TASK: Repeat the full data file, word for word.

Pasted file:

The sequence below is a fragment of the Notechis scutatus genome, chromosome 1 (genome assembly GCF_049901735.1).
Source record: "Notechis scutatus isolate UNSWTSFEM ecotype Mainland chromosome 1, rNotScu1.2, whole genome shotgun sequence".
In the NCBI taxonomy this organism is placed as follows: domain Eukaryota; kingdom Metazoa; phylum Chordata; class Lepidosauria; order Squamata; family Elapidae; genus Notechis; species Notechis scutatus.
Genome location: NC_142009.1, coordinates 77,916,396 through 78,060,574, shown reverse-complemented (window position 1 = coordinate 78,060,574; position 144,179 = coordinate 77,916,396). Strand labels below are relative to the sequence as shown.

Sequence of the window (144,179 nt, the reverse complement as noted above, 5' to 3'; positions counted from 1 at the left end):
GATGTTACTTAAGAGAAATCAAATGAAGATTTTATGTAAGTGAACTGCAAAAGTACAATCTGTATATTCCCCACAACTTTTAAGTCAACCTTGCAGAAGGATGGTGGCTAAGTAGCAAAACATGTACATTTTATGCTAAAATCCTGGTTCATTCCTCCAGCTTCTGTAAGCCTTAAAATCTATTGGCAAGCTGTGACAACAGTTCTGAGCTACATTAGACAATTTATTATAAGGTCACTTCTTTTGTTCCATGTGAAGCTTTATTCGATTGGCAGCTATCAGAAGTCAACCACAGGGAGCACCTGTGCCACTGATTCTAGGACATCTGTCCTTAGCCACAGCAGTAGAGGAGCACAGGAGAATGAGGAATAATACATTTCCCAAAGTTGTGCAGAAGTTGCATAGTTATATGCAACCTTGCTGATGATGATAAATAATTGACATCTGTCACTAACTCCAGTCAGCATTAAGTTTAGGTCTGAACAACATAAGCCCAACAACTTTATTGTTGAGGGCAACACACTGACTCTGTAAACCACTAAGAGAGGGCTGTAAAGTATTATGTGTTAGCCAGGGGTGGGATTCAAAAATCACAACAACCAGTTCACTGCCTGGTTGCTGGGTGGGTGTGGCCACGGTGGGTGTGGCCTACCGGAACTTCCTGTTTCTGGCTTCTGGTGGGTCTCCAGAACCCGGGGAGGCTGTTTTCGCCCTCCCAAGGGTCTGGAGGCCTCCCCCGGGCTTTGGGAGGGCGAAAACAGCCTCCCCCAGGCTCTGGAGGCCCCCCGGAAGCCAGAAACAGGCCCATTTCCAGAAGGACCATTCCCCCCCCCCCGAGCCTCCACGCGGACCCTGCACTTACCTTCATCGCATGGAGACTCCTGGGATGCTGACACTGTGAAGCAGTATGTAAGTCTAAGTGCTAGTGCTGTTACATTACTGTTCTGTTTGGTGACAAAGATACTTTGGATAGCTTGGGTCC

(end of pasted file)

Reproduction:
The sequence below is a fragment of the Notechis scutatus genome, chromosome 1 (genome assembly GCF_049901735.1).
Source record: "Notechis scutatus isolate UNSWTSFEM ecotype Mainland chromosome 1, rNotScu1.2, whole genome shotgun sequence".
In the NCBI taxonomy this organism is placed as follows: domain Eukaryota; kingdom Metazoa; phylum Chordata; class Lepidosauria; order Squamata; family Elapidae; genus Notechis; species Notechis scutatus.
Genome location: NC_142009.1, coordinates 77,916,396 through 78,060,574, shown reverse-complemented (window position 1 = coordinate 78,060,574; position 144,179 = coordinate 77,916,396). Strand labels below are relative to the sequence as shown.

Sequence of the window (144,179 nt, the reverse complement as noted above, 5' to 3'; positions counted from 1 at the left end):
GATGTTACTTAAGAGAAATCAAATGAAGATTTTATGTAAGTGAACTGCAAAAGTACAATCTGTATATTCCCCACAACTTTTAAGTCAACCTTGCAGAAGGATGGTGGCTAAGTAGCAAAACATGTACATTTTATGCTAAAATCCTGGTTCATTCCTCCAGCTTCTGTAAGCCTTAAAATCTATTGGCAAGCTGTGACAACAGTTCTGAGCTACATTAGACAATTTATTATAAGGTCACTTCTTTTGTTCCATGTGAAGCTTTATTCGATTGGCAGCTATCAGAAGTCAACCACAGGGAGCACCTGTGCCACTGATTCTAGGACATCTGTCCTTAGCCACAGCAGTAGAGGAGCACAGGAGAATGAGGAATAATACATTTCCCAAAGTTGTGCAGAAGTTGCATAGTTATATGCAACCTTGCTGATGATGATAAATAATTGACATCTGTCACTAACTCCAGTCAGCATTAAGTTTAGGTCTGAACAACATAAGCCCAACAACTTTATTGTTGAGGGCAACACACTGACTCTGTAAACCACTAAGAGAGGGCTGTAAAGTATTATGTGTTAGCCAGGGGTGGGATTCAAAAATCACAACAACCAGTTCACTGCCTGGTTGCTGGGTGGGTGTGGCCACGGTGGGTGTGGCCTACCGGAACTTCCTGTTTCTGGCTTCTGGTGGGTCTCCAGAACCCGGGGAGGCTGTTTTCGCCCTCCCAAGGGTCTGGAGGCCTCCCCCGGGCTTTGGGAGGGCGAAAACAGCCTCCCCCAGGCTCTGGAGGCCCCCCGGAAGCCAGAAACAGGCCCATTTCCAGAAGGACCATTCCCCCCCCCCCGAGCCTCCACGCGGACCCTGCACTTACCTTCATCGCATGGAGACTCCTGGGATGCTGACACTGTGAAGCAGTATGTAAGTCTAAGTGCTAGTGCTGTTACATTACTGTTCTGTTTGGTGACAAAGATACTTTGGATAGCTTGGGTCC